I have written about this before the first time I did a long swim. They are becoming more regular as I am now training for the swim leg of Challenge Wanaka. I am trying to fit in one 4km swim a week, and today I decided to try a different mental approach.
The last time I wrote about it I talked about chunking down into 400m sections. I also found that I was hungry before the end. This time I had a carb snack and some gatorade before I started. (It worked a treat.) I also had my lap counter this time, but I had a preconceived idea of how this would go, based on my chunking down session. Thus, I had decided that I would hit a boring bit at 96 laps, and would flag before the end.
Here’s how it went this time. I set off with the lap counter on my finger, intending to not rely on it so to speak. I wear the watch on the same arm (unfortunately!) but without my glasses I can JUST about make out the time on the clock that is on the wall of the pool. When I set off my shoulders felt tired, and sore. Perhaps the tramping took more out of my arms than I thought yesterday. (I have to use poles, because of my knee, so my arms do quite a bit of work when I’m tramping too!) I knew, from past experience that this would subside, and it did. I glanced at the lap counter when the pain and fatigue started to ease. I was on lap 25. Mental note for the future, all will be well by around 625m.
I then checked to see how much of the clock I could make out. I could just see the rough position of the minute hand from my position in the lane without stopping, but the clock is on my right, that is my worse eye. That’s ok. I knew from the time on my phone that I had walked into the pool at roughly 7:40am. So I decided that when the clock read around 8:30am, I would check the lap counter. I knew that the full 3800m would take around 1hr 15 or so, so I didn’t need to know the lap number till then, because I definitely wouldn’t have finished in 50 minutes! Until then, I was focussed on finding a nice rhythm, which I did. Strike the right pace, and you should feel like you can go on for ever (so to speak!). I focussed on keeping the technique tidy, and reminding my legs to join the party – something I still have to think of, as an ex triathlete!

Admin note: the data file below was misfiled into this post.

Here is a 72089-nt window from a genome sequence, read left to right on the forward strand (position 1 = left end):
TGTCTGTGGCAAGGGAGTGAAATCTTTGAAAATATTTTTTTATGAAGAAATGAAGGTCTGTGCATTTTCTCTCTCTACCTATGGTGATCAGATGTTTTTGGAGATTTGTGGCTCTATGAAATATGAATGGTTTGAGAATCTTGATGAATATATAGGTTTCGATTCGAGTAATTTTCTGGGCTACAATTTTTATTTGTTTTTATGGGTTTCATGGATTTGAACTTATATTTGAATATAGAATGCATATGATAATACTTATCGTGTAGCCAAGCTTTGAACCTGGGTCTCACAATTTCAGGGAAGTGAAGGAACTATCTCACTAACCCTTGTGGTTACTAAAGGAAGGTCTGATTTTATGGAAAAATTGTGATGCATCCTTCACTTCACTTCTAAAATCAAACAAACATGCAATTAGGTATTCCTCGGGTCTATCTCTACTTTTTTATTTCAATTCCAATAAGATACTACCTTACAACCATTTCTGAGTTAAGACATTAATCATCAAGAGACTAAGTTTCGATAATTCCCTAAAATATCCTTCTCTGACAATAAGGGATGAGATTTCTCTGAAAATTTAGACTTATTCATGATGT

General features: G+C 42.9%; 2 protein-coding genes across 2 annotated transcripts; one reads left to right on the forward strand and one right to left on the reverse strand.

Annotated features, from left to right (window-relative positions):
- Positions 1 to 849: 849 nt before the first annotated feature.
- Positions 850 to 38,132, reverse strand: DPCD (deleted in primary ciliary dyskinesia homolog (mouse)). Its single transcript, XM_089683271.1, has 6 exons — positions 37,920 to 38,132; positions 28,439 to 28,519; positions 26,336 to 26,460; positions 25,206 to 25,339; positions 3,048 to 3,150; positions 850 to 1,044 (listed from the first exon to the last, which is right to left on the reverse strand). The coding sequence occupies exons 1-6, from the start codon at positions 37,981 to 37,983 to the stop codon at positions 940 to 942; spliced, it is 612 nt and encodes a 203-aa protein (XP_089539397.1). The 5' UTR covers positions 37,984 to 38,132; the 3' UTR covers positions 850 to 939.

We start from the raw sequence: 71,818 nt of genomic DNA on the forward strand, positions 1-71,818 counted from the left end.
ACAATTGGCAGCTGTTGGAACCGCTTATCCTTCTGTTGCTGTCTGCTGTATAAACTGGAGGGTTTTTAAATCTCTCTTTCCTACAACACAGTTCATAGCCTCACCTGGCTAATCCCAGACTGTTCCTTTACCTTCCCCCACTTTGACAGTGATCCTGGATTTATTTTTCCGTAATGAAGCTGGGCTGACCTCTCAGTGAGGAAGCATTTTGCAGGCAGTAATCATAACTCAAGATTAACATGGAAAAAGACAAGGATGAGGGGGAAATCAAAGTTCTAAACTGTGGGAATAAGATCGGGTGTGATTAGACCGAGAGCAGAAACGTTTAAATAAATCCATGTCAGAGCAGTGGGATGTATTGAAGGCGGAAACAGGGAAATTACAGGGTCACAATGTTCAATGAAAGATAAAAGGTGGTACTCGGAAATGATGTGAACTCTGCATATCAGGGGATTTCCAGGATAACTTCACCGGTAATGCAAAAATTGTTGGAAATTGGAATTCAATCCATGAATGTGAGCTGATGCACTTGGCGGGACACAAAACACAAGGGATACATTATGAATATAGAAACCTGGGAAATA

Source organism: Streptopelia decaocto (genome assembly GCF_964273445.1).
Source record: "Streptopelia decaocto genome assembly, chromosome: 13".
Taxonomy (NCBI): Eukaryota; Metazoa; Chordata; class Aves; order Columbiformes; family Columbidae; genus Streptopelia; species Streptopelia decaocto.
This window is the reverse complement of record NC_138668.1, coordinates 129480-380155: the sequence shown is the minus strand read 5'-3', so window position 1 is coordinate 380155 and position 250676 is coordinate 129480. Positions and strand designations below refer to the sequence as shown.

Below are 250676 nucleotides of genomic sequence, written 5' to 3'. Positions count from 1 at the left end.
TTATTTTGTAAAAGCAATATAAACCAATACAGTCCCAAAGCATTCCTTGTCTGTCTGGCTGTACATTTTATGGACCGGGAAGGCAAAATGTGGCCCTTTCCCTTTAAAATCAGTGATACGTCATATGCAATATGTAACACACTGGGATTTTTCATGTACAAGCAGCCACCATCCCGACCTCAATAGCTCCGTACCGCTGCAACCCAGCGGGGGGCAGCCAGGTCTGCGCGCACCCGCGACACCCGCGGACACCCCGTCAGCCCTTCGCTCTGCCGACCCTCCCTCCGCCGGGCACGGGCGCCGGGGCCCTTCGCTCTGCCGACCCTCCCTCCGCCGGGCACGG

At 8:30am I checked the watch. I was coming up to lap 100. Excellent! 2/3 of the way there, and past the ‘dead zone’ so to speak! From there, I continued with 400m (16 lap) blocks, till I reached my target.
Although my shoulders were starting to tire, I found I still had plenty left for ‘fartlek’ sprints, which became necessary when I very slow swimmer decided to join me in the last 800m! I lapped her every three lengths, she soon got fed up and got out of the lane again! Not exactly how I intended to end the set, but reassuring nonetheless that I was able to do that still, after 100+ laps!
So, although there is merit in chunking a long session down into 400m chunks, there is also something to be said for thinking in larger time based slots, so you don’t get a fixed idea in your mind of how things will go, which can be self limiting!